246P - A meta-analysis of biomarkers in three randomized, phase 2 studies of MM-121, a ligand-blocking anti-ErbB3 antibody, in patients with ovarian, lung...

Date 28 September 2014
Event ESMO 2014
Session Poster Display session
Topics Anticancer agents
Ovarian Cancer
Breast Cancer
Thoracic malignancies
Translational Research
Basic Principles in the Management and Treatment (of cancer)
Therapy
Biological therapy
Presenter Gavin MacBeath
Citation Annals of Oncology (2014) 25 (suppl_4): iv58-iv84. 10.1093/annonc/mdu326
Authors G. MacBeath1, B. Adiwijaya1, J. Liu2, L.V. Sequist3, E. Pujade-Lauraine4, M. Higgins3, I. Tabah-Fisch5, J. Pearlberg6, V. Moyo7, W. Kubasek1, R. Nering8, A. Czibere8
  • 1Translational Research And Discovery, Merrimack Pharmaceuticals, 02139 - Cambridge/US
  • 2Gynecologic Oncology Program, Dana Farber Cancer Institute, 02155 - Boston/US
  • 3Hematology/oncology, Massachusetts General Hospital, 02114 - Boston/US
  • 4Chu Paris Centre - Hôpital Hôtel-dieu, CHU Paris Centre - Hôpital Hôtel-Dieu, Paris/FR
  • 5Sanofi Oncology, Sanofi, Paris/FR
  • 6Sanofi Oncology, Sanofi, Cambridge/US
  • 7Discovery, Merrimack Pharmaceuticals, 02139 - Cambridge/US
  • 8Clinical Development, Merrimack Pharmaceuticals, Cambridge/US

Abstract

Aim

Heregulin (HRG)-driven ErbB3 signaling mediates resistance to standard-of-care (SOC) cancer therapy in a variety of preclinical models. MM-121, a HRG-blocking anti-ErbB3 antibody, underwent clinical evaluation to determine if patients with advanced malignancies would derive benefit from the addition of MM-121 to their standard therapy. Potential predictive biomarkers were identified from a pre-specified set of mechanistic markers.

Study BM+ n/N* BM+ Prevalence PFS HR in study PFS HR in measured BM PFS HR in BM+ PFS HR in BM-
Ovarian 69/150 46% 1.03 [0.74-1.42] 1.10 [0.74-1.63] 0.40 [0.21-0.76] 2.02 [1.17-3.50]
Lung 36/67 54% 0.82 [0.55-1.21] 0.91 [0.51-1.61] 0.39 [0.18-0.82] 2.43 [1.07-5.55]
Breast 21/57 37% 0.75 [0.48-1.15] 0.68 [0.38-1.23] 0.35 [0.13-0.94] 0.99 [0.47-2.08]

*n = BM + , N = patients with measured biomarkers

Methods

Randomized Phase 2 studies were conducted in: i) platinum-resistant ovarian cancer, ii) EGFR wt NSCLC, and iii) ER/PR + , HER2- mBC. Patients were randomized to SOC therapy, with or without MM-121. Safety and clinical activity data from these studies have previously been presented. Tumor tissue was acquired from each patient and five pre-specified biomarkers were measured and correlated with clinical benefit: HRG, betacellulin, EGFR, HER2, and ErbB3. Protein levels were determined by quantitative IHC (qIHC) and mRNA levels by RT-PCR and RNA in-situ hybridization (RNA-ISH).

Results

Among 464 patients (220 ovarian, 115 breast, 129 lung), RNA-ISH data were available from 224 patients (157 ovarian, 67 lung), qIHC from 252 (174 ovarian, 78 lung), and RT-PCR from 175 (105 ovarian, 57 breast, 13 lung). Of the five biomarkers, the most predictive of response was HRG mRNA: patients with detectable HRG in pre-treatment biopsies or high HRG in archived tissue blocks responded poorly to SOC therapy and benefited most from MM-121. In addition, benefit was largely restricted to patients with low ErbB2. Hazard ratios for PFS were calculated, defining biomarker positive (BM+) patients: Ovarian cancer, detectable HRG and low ErbB2; Lung cancer, detectable HRG; and, Breast cancer, high HRG. PFS hazard ratios with 95% CI and prevalence of the BM+ and BM- subpopulations are provided below.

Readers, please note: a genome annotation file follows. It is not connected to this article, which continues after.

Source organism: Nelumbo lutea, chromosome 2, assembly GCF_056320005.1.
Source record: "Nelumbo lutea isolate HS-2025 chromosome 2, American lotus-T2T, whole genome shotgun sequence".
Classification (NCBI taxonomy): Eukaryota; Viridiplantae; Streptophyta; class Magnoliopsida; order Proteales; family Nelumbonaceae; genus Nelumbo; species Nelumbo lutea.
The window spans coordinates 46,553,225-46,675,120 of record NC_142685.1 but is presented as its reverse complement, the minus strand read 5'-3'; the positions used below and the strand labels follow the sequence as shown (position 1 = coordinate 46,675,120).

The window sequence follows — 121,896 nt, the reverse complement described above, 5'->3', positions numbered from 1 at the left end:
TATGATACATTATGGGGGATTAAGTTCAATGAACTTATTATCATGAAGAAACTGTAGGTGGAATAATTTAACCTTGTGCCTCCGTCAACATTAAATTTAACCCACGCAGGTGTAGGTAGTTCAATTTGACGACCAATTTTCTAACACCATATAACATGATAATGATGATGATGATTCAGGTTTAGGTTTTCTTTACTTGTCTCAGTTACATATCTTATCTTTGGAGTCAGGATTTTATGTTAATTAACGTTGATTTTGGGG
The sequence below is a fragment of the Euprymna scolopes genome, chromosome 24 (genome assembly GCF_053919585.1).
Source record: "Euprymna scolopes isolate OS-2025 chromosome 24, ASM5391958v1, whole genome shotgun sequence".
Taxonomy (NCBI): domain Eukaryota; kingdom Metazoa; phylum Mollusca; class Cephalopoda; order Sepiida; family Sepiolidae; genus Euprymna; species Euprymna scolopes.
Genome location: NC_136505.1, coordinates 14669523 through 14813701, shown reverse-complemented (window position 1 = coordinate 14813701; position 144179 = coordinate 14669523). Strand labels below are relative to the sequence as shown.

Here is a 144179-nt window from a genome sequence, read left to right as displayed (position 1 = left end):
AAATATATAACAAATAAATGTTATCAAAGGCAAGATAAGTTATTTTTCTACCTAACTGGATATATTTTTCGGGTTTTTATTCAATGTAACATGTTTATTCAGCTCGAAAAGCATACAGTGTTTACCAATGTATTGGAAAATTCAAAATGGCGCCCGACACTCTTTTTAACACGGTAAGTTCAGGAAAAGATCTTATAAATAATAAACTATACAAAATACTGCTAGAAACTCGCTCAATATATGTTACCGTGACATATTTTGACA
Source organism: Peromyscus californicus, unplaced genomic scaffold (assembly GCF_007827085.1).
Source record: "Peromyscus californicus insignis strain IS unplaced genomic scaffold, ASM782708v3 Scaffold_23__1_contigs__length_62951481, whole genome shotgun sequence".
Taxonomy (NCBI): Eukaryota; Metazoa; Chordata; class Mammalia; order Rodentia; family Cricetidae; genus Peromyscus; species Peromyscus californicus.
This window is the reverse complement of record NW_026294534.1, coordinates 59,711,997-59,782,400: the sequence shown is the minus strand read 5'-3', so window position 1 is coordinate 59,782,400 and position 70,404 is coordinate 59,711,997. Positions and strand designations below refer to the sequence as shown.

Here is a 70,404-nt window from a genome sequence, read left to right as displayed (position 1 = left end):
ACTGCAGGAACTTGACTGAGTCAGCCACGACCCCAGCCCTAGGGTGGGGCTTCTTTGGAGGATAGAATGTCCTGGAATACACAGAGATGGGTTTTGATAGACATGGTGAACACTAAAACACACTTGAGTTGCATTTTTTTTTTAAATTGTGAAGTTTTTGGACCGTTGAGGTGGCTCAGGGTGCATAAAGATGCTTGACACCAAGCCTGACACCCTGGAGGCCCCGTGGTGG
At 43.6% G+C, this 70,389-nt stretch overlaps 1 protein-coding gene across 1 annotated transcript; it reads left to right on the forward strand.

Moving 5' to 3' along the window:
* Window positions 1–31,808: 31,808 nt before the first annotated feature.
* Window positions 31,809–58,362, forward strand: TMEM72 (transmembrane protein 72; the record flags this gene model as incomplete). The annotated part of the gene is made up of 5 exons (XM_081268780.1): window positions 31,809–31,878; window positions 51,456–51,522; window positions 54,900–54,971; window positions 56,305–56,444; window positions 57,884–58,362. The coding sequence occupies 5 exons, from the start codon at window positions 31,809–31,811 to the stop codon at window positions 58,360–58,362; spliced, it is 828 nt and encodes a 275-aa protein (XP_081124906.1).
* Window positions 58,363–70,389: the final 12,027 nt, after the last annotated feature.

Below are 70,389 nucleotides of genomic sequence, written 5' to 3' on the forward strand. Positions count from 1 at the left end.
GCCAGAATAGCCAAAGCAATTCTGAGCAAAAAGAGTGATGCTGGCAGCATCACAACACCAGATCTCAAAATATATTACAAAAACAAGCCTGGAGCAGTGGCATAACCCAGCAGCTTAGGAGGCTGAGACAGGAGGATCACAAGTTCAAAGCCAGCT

Conclusions

Heregulin is a potential biomarker for poor response to SOC therapy and a potential predictor of clinical benefit from MM-121 in late-stage ovarian, lung, and breast cancers.

Disclosure

G. MacBeath is an employee of Merrimack Pharmaceuticals and holds stock in the company; B. Adiwijaya is an employee of Merrimack Pharmaceuticals, the sponsor of this clinical research, and holds stock in the company; J. Liu is an unpaid advisor for Merrimack Pharmaceuticals and was a Principal Investigator for one of the clinical studies included in this analysis; L.V. Sequist is an upaid advisor for Merrimack Pharmaceuticals and was a Principal Investigator of one of the clinical studies included in this analysis; E. Pujade-Lauraine serves as an upaid advisor to Merrimack Pharmaceuticals and Sanofi. He was also a lead investigator for one of the clinical studies included in this analysis; M. Higgins is an unpaid advisor to Merrimack Pharmaceuticals and Sanofi. She was a Principal Investigator of one of the clinical studies included in this analysis; I. Tabah-Fisch is an employee of Sanofi, a sponsor of the clinical studies summarized in this abstract, and holds stock in the company; J. Pearlberg is an employee of Sanofi, a sponsor of this clinical research, and holds stock in the company; V. Moyo, W. Kubasek, R. Nering and A. Czibere: Is an employee of Merrimack Pharmaceuticals, a sponsor of the clinical research, and holds stock in the company.